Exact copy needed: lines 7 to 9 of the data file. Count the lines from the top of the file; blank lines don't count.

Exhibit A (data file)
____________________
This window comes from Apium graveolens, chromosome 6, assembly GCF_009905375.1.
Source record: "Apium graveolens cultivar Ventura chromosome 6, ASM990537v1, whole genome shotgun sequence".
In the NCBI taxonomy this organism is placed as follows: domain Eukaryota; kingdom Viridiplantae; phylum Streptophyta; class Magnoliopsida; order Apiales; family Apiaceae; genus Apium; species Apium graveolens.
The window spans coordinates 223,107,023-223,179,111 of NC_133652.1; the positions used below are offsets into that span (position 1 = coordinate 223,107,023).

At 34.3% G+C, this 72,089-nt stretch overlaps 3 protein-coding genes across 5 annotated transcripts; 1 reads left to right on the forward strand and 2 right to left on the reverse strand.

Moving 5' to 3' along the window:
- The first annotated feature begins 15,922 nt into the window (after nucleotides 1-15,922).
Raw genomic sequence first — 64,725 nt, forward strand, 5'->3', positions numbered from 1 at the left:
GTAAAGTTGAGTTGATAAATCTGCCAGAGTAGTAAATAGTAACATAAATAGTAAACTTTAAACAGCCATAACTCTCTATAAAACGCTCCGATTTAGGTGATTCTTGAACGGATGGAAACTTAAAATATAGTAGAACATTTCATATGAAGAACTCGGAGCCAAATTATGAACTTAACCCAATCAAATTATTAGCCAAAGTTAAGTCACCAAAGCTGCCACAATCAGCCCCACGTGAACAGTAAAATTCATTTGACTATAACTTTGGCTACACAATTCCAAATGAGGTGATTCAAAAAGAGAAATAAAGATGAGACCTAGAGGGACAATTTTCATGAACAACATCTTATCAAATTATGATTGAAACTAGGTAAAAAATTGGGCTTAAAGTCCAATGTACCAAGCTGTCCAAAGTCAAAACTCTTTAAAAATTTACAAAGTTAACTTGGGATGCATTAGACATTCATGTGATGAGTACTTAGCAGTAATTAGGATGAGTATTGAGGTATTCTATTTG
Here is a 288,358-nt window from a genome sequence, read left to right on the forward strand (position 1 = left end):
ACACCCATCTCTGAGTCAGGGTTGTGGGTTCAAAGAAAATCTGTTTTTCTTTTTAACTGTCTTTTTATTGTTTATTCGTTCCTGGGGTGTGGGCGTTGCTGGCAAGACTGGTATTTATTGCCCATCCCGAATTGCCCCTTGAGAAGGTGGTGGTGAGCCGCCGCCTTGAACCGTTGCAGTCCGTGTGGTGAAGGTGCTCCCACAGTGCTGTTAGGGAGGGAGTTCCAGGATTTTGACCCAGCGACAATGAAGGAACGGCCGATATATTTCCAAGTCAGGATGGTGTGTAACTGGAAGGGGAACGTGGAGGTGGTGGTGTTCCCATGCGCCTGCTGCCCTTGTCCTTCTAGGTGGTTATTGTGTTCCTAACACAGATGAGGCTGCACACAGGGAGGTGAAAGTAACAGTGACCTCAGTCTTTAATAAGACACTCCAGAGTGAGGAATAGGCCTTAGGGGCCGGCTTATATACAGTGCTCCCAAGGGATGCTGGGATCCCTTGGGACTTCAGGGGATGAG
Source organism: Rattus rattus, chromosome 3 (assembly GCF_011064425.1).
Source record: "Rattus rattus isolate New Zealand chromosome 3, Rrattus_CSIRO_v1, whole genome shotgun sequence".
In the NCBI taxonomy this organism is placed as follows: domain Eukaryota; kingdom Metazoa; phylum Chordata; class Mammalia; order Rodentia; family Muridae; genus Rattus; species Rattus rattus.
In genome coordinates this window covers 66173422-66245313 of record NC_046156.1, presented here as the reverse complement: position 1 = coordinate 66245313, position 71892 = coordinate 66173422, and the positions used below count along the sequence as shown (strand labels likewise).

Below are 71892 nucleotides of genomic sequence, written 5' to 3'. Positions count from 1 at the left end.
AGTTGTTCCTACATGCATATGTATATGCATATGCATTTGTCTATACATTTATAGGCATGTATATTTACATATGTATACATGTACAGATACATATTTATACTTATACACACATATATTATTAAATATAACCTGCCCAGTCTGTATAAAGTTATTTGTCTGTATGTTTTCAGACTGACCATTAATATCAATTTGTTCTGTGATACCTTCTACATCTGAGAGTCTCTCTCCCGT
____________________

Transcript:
- The first annotated feature begins 15,922 nt into the window (after nucleotides 1-15,922).
Raw genomic sequence first — 64,725 nt, forward strand, 5'->3', positions numbered from 1 at the left:
GTAAAGTTGAGTTGATAAATCTGCCAGAGTAGTAAATAGTAACATAAATAGTAAACTTTAAACAGCCATAACTCTCTATAAAACGCTCCGATTTAGGTGATTCTTGAACGGATGGAAACTTAAAATATAGTAGAACATTTCATATGAAGAACTCGGAGCCAAATTATGAACTTAACCCAATCAAATTATTAGCCAAAGTTAAGTCACCAAAGCTGCCACAATCAGCCCCACGTGAACAGTAAAATTCATTTGACTATAACTTTGGCTACACAATTCCAAATGAGGTGATTCAAAAAGAGAAATAAAGATGAGACCTAGAGGGACAATTTTCATGAACAACATCTTATCAAATTATGATTGAAACTAGGTAAAAAATTGGGCTTAAAGTCCAATGTACCAAGCTGTCCAAAGTCAAAACTCTTTAAAAATTTACAAAGTTAACTTGGGATGCATTAGACATTCATGTGATGAGTACTTAGCAGTAATTAGGATGAGTATTGAGGTATTCTATTTG